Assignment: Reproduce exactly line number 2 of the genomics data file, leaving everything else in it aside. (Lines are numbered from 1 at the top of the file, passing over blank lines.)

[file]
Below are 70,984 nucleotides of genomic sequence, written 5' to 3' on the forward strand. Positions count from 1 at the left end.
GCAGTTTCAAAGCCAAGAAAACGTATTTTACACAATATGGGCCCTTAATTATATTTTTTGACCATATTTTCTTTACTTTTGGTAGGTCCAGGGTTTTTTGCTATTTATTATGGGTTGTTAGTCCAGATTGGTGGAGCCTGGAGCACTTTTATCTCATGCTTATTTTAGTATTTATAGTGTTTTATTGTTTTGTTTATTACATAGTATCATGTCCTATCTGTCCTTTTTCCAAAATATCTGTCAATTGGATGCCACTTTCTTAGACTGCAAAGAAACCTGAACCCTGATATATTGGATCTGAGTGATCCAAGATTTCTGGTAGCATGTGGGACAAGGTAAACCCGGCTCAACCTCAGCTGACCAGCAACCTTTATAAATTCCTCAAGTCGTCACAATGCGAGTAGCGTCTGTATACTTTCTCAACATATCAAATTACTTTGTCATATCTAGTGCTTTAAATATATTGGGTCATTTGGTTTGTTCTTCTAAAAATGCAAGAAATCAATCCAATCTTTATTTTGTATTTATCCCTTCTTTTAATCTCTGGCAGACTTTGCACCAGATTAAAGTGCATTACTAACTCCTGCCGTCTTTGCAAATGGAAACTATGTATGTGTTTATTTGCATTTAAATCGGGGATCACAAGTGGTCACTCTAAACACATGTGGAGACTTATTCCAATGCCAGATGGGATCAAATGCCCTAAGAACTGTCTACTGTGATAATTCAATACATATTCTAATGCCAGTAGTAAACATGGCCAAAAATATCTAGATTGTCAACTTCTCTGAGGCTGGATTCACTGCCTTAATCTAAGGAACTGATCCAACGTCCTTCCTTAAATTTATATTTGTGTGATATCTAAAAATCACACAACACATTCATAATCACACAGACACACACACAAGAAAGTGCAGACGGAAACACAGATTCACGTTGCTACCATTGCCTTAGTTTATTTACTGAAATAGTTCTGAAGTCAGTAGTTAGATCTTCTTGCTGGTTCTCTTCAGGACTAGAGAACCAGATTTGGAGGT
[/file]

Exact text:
GCAGTTTCAAAGCCAAGAAAACGTATTTTACACAATATGGGCCCTTAATTATATTTTTTGACCATATTTTCTTTACTTTTGGTAGGTCCAGGGTTTTTTGCTATTTATTATGGGTTGTTAGTCCAGATTGGTGGAGCCTGGAGCACTTTTATCTCATGCTTATTTTAGTATTTATAGTGTTTTATTGTTTTGTTTATTACATAGTATCATGTCCTATCTGTCCTTTTTCCAAAATATCTGTCAATTGGATGCCACTTTCTTAGACTGCAAAGAAACCTGAACCCTGATATATTGGATCTGAGTGATCCAAGATTTCTGGTAGCATGTGGGACAAGGTAAACCCGGCTCAACCTCAGCTGACCAGCAACCTTTATAAATTCCTCAAGTCGTCACAATGCGAGTAGCGTCTGTATACTTTCTCAACATATCAAATTACTTTGTCATATCTAGTGCTTTAAATATATTGGGTCATTTGGTTTGTTCTTCTAAAAATGCAAGAAATCAATCCAATCTTTATTTTGTATTTATCCCTTCTTTTAATCTCTGGCAGACTTTGCACCAGATTAAAGTGCATTACTAACTCCTGCCGTCTTTGCAAATGGAAACTATGTATGTGTTTATTTGCATTTAAATCGGGGATCACAAGTGGTCACTCTAAACACATGTGGAGACTTATTCCAATGCCAGATGGGATCAAATGCCCTAAGAACTGTCTACTGTGATAATTCAATACATATTCTAATGCCAGTAGTAAACATGGCCAAAAATATCTAGATTGTCAACTTCTCTGAGGCTGGATTCACTGCCTTAATCTAAGGAACTGATCCAACGTCCTTCCTTAAATTTATATTTGTGTGATATCTAAAAATCACACAACACATTCATAATCACACAGACACACACACAAGAAAGTGCAGACGGAAACACAGATTCACGTTGCTACCATTGCCTTAGTTTATTTACTGAAATAGTTCTGAAGTCAGTAGTTAGATCTTCTTGCTGGTTCTCTTCAGGACTAGAGAACCAGATTTGGAGGT